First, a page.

Portugal scraps rent control

The 77-year-old widow raised two children with her husband in their fourth-floor apartment behind Lisbon's Campo Pequeno bullring. It has been the family home since 1966. Living alone there now among black-and-white photographs of her children and with her husband's framed paintings, she pays a controlled rent of $128 a month. That just about allows her to get by on her monthly pension of $530.

Housing in Portugal is generally similar to the rest of Europe. However, some differences exist. Portugal has the highest rural population in Western Europe, which means that roughly a third of Portuguese families live in farms or properties outside urban areas. Most of the urban population is actually suburban. The metropolitan areas of Lisbon and Porto, each, have over 2 million inhabitants, though none of these cities actually have more than half a million people. In these areas, families live in apartment blocs, each apartment usually having two-bedrooms, a living room, a kitchen and one or two bathrooms. Most properties have been built since the 1970s, and especially since the turn of the millennium. This caused historical areas of Lisbon, Porto and other cities to become depopulated, though the younger generations now have a growing interest on buying and repairing these old buildings. (photo) Aerial view of Almada, Portugal.

But Portugal is scrapping its long-standing rent controls in one of the government’s most radical economic and social reforms since the ailing country needed a $99 billion bailout last year, when it was engulfed by Europe’s financial crisis.

Critics say the anticipated rent hikes could price thousands of families out of their homes. At the very least, the change-aimed at boosting and modernizing the economy-will add to the financial burden on those struggling to cope with pay cuts and tax hikes designed to ease the country’s crippling debt load.

“I’m already having trouble paying $128,” says Dourado. “I don’t want charity. I’ve worked all my life. I shouldn’t have to beg for anything.”

The new rent law casts aside protections that date from the early 1900s, and are seen as one of the reasons for Portugal’s economic decay. It’s all part of a plan to jettison a way of life that has been handcuffed to the past, holding back the dynamism needed to put the nation on the path of growth. The measure, long delayed due to its political toxicity, also illustrates how Europe’s financial crisis is snatching away old certainties and expectations-in this case, over something as basic as having a roof over your head.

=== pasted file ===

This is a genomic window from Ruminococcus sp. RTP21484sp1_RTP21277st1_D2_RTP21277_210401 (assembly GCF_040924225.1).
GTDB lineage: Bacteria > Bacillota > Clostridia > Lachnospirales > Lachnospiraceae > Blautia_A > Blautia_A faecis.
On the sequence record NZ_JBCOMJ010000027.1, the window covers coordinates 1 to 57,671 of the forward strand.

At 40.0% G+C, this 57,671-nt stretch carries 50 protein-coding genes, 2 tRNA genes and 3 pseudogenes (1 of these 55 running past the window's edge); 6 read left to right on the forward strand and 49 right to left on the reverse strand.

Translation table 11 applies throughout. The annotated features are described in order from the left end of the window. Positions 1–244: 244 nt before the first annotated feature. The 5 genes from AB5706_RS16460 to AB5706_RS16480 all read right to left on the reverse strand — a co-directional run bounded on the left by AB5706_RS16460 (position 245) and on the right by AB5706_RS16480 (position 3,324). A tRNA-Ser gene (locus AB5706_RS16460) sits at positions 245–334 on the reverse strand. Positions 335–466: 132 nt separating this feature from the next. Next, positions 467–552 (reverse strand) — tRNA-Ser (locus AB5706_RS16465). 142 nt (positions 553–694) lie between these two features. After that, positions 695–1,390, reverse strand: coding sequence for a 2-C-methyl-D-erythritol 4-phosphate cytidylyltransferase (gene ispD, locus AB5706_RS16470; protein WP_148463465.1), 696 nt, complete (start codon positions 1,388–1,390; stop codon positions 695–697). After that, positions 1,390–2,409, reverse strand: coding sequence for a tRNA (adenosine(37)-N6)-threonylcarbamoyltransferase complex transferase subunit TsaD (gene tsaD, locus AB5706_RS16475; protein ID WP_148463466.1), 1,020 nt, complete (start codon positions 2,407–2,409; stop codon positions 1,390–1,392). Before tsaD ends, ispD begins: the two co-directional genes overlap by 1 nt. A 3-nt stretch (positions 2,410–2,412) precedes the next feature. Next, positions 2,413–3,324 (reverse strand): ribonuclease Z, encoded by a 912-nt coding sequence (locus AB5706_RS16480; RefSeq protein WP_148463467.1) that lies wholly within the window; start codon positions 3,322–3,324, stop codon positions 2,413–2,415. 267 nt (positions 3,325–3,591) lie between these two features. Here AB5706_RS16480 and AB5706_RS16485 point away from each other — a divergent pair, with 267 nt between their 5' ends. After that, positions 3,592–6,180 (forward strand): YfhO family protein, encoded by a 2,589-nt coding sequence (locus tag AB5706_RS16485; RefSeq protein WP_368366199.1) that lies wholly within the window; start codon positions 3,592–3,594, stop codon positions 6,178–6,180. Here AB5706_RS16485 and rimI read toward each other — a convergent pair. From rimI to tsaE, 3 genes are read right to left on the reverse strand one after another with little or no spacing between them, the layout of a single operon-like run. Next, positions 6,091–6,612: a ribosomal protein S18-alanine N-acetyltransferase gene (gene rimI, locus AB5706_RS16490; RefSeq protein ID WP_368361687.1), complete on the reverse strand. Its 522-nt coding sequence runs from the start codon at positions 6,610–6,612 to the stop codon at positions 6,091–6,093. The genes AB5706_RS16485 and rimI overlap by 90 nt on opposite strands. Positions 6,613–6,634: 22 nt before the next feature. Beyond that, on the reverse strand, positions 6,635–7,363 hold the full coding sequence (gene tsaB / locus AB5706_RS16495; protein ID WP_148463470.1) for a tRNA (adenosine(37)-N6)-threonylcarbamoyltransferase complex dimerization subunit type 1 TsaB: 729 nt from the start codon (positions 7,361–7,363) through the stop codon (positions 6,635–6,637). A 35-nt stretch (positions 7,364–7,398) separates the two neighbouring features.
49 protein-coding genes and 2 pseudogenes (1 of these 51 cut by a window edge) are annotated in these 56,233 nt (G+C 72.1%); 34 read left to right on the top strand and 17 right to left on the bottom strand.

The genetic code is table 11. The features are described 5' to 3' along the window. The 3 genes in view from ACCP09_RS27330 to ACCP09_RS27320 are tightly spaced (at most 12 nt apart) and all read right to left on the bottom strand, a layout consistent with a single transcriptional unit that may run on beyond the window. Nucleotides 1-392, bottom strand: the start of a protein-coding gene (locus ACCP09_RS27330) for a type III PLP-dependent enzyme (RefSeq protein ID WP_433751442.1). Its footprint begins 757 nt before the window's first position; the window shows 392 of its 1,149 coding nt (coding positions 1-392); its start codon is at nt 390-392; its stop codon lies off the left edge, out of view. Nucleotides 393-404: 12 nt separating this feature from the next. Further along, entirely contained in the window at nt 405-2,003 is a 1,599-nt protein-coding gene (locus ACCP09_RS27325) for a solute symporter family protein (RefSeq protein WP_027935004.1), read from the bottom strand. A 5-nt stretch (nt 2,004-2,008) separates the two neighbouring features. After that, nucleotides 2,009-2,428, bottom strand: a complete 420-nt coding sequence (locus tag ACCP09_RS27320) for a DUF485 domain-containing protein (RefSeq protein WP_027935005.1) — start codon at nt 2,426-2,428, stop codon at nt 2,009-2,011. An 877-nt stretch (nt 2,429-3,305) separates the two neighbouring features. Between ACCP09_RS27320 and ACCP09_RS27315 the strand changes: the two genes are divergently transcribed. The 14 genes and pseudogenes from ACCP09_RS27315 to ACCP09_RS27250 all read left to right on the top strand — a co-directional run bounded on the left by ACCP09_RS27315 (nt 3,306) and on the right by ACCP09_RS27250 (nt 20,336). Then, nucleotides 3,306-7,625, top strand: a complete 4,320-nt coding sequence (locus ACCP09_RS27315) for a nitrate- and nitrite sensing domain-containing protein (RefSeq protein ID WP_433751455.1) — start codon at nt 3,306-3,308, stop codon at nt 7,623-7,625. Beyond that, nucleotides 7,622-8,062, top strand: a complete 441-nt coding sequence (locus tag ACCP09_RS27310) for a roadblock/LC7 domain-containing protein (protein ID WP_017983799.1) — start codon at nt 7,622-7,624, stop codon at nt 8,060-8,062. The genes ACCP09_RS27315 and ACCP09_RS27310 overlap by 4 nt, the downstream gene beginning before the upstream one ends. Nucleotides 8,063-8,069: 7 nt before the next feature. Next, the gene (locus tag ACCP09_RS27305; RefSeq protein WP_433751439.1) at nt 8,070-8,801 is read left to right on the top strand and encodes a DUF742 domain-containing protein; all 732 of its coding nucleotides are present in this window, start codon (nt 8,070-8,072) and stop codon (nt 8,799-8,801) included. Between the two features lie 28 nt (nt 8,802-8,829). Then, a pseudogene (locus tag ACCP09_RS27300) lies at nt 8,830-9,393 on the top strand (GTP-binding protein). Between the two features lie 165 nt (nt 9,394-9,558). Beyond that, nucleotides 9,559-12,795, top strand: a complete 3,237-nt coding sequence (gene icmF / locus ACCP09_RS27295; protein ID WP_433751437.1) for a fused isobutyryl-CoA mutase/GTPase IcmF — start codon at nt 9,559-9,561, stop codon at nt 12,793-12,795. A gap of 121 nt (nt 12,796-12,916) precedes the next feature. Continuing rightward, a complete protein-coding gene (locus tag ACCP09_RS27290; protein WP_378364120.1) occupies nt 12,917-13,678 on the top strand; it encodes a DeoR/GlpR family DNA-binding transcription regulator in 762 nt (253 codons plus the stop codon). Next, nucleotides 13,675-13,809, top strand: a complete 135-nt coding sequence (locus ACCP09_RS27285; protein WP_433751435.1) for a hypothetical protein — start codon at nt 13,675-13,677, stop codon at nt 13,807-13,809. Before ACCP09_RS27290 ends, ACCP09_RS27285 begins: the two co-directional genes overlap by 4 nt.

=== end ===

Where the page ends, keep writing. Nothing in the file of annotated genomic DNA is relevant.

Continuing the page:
The change in rent laws was one of the steps demanded in return for the financial lifeline provided by foreign lenders. They identified rent controls as one of the handicaps keeping Portugal mired in stagnation. Similarly, their insistence on labor reforms is taking away long-standing entitlements, such as jobs for life, which choked development, consigning Portugal to low growth and mounting debt. These are precisely the kinds of measures that have triggered massive protests across Europe in recent years, raising questions about the viability of the European project.

The goal of the new law is to free up rental accommodation, making it easier for workers to seek jobs around the country. It also aims to help people avoid racking up mortgage debt; put prime real estate to more productive uses; encourage owners to renovate buildings that are crumbling because they don’t earn enough rent money; and provide work for hard-up construction companies.

Rent controls have long enabled those on a low income to live cheaply in one of western Europe’s poorest countries. The minimum salary, earned by more than 600,000 workers, is $624 a month before tax. The average salary is around $1,030. That compares with the U.S. minimum wage of $1,317 a month and an average monthly wage of $3,500.

Portugal’s rent controls aren’t unique in Europe. Germany and the Netherlands, for example, also place some modest limits on rent increases. But their laws are nowhere near as old, comprehensive and rigid as in Portugal, where lifelong contracts with minimal, inflation-linked rent hikes have been handed down through generations.

The government says the new law contains safeguards for low earners. Increases in the rents paid by people like Dourado will be limited to between 10-25 percent over the next five years before full liberalization.

Even so, the scale of the threat to many residents is huge. Last year’s national census showed about 250,000 families are in houses with old contracts, which will now come up for price review. That’s about 1 million people-or almost 10 percent of the population.